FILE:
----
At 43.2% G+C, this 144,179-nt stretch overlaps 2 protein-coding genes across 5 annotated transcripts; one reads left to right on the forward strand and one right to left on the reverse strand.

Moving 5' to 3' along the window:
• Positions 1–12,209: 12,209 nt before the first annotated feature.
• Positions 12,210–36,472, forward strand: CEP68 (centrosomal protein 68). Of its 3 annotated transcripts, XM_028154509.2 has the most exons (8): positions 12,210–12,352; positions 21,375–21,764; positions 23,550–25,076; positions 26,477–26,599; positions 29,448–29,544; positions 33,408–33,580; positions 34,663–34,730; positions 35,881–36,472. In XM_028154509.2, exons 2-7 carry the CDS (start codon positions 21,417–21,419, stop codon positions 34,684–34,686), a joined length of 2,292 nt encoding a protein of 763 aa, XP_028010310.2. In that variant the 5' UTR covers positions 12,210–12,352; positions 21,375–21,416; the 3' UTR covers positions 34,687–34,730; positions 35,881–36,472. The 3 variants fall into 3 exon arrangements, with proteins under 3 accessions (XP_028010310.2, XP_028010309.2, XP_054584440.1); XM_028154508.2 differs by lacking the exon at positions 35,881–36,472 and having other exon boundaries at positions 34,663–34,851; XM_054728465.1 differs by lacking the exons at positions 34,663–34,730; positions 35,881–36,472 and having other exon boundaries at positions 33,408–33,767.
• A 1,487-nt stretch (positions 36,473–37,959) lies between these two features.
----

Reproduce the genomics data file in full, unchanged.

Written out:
At 43.2% G+C, this 144,179-nt stretch overlaps 2 protein-coding genes across 5 annotated transcripts; one reads left to right on the forward strand and one right to left on the reverse strand.

Moving 5' to 3' along the window:
• Positions 1–12,209: 12,209 nt before the first annotated feature.
• Positions 12,210–36,472, forward strand: CEP68 (centrosomal protein 68). Of its 3 annotated transcripts, XM_028154509.2 has the most exons (8): positions 12,210–12,352; positions 21,375–21,764; positions 23,550–25,076; positions 26,477–26,599; positions 29,448–29,544; positions 33,408–33,580; positions 34,663–34,730; positions 35,881–36,472. In XM_028154509.2, exons 2-7 carry the CDS (start codon positions 21,417–21,419, stop codon positions 34,684–34,686), a joined length of 2,292 nt encoding a protein of 763 aa, XP_028010310.2. In that variant the 5' UTR covers positions 12,210–12,352; positions 21,375–21,416; the 3' UTR covers positions 34,687–34,730; positions 35,881–36,472. The 3 variants fall into 3 exon arrangements, with proteins under 3 accessions (XP_028010310.2, XP_028010309.2, XP_054584440.1); XM_028154508.2 differs by lacking the exon at positions 35,881–36,472 and having other exon boundaries at positions 34,663–34,851; XM_054728465.1 differs by lacking the exons at positions 34,663–34,730; positions 35,881–36,472 and having other exon boundaries at positions 33,408–33,767.
• A 1,487-nt stretch (positions 36,473–37,959) lies between these two features.